Voices of Light/The Passion of Joan of Arclike
Dreyer's depiction of the trial and execution of Joan of Arc is rightfully canonized as one of cinema's masterpieces. The film combines the actual written records of the trial with a style that draws on French Impressionism, German Expressionism, and Soviet Montage to create a visually breathtaking and emotionally intimate portrayal of the young woman's interrogation and last moments. As Joan, Maria Falconetti gives what "may be the finest performance ever recorded on film" (Pauline Kael).
The composition Voices of Light, scored by Richard Einhorn for soloists, chorus, and orchestra, "sublimely matches one of the great films of all time" (Chicago Sun-Times). Voices of Light was conducted by Dr. Mark Sumner and performed by a chorus of 200 voices and a twenty-two piece orchestra. Dr. Sumner and the University of California Alumni Chorus were joined by the women of UC Berkeley's Perfect Fifth; tenor soloist Daniel Ebbers and baritone soloist Martin Bell; and UC Men's and Women's Chorales.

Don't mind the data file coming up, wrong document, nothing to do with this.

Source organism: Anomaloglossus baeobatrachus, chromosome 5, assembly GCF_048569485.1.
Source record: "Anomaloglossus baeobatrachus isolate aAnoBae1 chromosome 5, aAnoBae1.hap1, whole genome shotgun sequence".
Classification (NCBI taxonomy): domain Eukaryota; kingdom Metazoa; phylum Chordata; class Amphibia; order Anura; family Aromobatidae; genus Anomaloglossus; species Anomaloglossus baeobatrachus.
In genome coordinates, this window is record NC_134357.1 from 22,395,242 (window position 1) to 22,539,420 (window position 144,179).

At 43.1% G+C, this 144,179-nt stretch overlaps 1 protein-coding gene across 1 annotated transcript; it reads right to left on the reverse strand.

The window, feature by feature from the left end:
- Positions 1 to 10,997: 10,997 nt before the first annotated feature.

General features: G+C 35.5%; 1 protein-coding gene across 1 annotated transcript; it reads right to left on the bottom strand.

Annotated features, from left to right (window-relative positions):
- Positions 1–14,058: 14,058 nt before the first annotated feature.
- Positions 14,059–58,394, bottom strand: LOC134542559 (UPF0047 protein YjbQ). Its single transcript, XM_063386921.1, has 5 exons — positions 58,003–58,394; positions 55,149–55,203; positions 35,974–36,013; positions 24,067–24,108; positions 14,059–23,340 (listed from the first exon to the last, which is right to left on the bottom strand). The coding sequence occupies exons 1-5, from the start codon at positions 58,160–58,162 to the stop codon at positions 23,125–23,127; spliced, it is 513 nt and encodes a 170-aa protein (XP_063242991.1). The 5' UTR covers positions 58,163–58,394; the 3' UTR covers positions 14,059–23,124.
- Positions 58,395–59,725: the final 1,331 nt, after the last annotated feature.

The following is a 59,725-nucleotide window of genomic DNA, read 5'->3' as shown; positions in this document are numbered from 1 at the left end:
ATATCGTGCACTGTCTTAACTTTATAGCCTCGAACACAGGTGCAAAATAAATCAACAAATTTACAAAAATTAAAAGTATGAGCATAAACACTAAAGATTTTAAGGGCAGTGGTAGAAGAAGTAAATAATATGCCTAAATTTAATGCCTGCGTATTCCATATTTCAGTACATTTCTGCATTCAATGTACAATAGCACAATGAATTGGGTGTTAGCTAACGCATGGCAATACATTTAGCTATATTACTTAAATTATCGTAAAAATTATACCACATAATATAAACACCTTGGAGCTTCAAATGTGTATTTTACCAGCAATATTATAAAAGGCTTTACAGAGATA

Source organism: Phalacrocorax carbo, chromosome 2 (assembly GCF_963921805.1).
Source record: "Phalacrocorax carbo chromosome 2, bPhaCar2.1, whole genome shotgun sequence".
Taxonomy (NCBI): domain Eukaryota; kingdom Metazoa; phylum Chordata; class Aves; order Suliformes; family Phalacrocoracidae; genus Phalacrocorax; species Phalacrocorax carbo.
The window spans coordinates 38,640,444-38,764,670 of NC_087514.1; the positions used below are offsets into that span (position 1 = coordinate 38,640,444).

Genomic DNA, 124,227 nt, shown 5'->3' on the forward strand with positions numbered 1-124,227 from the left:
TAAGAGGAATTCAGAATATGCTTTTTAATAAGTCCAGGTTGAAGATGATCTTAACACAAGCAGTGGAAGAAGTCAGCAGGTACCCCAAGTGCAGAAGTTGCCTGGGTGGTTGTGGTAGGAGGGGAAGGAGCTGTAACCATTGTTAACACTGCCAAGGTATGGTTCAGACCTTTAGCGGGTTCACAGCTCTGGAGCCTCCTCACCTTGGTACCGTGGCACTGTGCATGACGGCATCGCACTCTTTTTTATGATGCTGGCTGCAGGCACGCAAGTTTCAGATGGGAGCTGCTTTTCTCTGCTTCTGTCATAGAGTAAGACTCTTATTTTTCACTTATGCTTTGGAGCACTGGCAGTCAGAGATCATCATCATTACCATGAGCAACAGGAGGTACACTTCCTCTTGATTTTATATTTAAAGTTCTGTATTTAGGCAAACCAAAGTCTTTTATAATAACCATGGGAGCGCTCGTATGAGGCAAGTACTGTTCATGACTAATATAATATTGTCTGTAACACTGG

The Passion of Joan of Arc (La passion de Jeanne d'Arc)
France, 1928 • Director Carl Theodor Dreyer
Cast Maria Falconetti (Jeanne d'Arc), Eugène Silvain (Bishop Pierre Cauchon), André Berley (Jean d'Estivet), Maurice Schultz (Nicolas Loyseleur), Antonin Artaud (Jean Massieu), Michel Simon (Jean Lemaître), Jean d'Yd (Guillaume Evrard), Louis Ravet (Jean Beaupère), Armand Lurville (Judge), Jacques Arnna (Judge), Alexandre Mihalesco (Judge), Léon Larive (Judge)